The Hurt Locker

Directed by Kathryn Bigelow (Point Break, Strange Days), the Iraq War drama The Hurt Locker is a full-throttle body shock of a movie. It gets inside you like a virus, puts your nerves in a blender, and twists your guts into a Gordian knot. Set during the last month in the year-long rotation of a three-man U.S. Army bomb squad stationed in Baghdad, it may be the only film made about Iraq that gives us a true sense of what it feels like to be on the front lines. It’s an experiential war movie, but also a psychologically astute one, matching its intricate sensory architecture with an equally detailed map of the modern soldier’s psyche. The Hurt Locker belongs to that subset of Bigelow’s work devoted to the ethos of hyper-masculine communities and the men who emerge as their leaders. Staff Sergeant William James (the brilliant Jeremy Renner) is one such character—a secular god with a penchant for reckless bravado who inspires equal amounts of envy and contempt in the men under his command. Some have heralded Bigelow’s film as an “apolitical” war movie, which is really a way of saying that it arrives mercifully free of ham-fisted polemics. Instead of setting out to prove a point, it seeks to immerse us in an environment—something Bigelow does as well as any director at work today.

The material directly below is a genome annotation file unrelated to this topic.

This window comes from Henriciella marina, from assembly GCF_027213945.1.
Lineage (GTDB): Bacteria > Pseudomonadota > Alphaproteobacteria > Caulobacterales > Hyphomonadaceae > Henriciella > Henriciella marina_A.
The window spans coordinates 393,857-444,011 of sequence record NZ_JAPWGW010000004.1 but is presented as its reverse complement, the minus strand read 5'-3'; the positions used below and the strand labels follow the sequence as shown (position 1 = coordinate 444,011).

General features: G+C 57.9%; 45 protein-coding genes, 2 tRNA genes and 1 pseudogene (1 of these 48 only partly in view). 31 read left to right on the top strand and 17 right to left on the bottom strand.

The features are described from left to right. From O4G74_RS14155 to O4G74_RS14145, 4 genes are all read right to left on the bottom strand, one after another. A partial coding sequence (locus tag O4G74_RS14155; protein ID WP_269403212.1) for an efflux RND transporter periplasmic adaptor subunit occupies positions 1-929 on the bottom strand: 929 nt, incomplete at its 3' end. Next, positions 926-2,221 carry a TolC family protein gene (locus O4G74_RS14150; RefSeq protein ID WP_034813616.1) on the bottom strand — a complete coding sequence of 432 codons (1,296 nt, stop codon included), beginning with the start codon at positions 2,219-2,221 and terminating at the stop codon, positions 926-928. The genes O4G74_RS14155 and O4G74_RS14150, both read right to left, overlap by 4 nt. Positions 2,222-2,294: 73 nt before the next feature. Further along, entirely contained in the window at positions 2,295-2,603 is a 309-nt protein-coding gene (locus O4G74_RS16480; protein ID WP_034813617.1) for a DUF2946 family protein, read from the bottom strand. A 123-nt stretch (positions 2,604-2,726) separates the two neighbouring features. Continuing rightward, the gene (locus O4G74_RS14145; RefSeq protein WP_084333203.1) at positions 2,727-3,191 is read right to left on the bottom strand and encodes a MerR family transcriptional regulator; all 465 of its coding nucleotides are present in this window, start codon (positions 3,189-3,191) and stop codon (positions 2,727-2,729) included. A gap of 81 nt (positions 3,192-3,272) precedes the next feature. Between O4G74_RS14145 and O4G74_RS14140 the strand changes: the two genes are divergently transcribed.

July 10-16, 2009

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